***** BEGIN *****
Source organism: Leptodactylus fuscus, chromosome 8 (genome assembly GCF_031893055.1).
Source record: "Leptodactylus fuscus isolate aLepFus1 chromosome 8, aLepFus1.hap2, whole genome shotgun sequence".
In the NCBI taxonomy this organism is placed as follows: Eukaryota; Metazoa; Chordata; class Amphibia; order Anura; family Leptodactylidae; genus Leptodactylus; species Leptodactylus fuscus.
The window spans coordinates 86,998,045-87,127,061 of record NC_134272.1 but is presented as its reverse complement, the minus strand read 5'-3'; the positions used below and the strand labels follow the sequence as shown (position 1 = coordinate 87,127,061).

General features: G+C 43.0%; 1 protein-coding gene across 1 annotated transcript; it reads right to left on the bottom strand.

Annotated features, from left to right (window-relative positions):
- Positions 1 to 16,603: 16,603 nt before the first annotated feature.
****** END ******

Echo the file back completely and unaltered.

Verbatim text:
Source organism: Leptodactylus fuscus, chromosome 8 (genome assembly GCF_031893055.1).
Source record: "Leptodactylus fuscus isolate aLepFus1 chromosome 8, aLepFus1.hap2, whole genome shotgun sequence".
In the NCBI taxonomy this organism is placed as follows: Eukaryota; Metazoa; Chordata; class Amphibia; order Anura; family Leptodactylidae; genus Leptodactylus; species Leptodactylus fuscus.
The window spans coordinates 86,998,045-87,127,061 of record NC_134272.1 but is presented as its reverse complement, the minus strand read 5'-3'; the positions used below and the strand labels follow the sequence as shown (position 1 = coordinate 87,127,061).

General features: G+C 43.0%; 1 protein-coding gene across 1 annotated transcript; it reads right to left on the bottom strand.

Annotated features, from left to right (window-relative positions):
- Positions 1 to 16,603: 16,603 nt before the first annotated feature.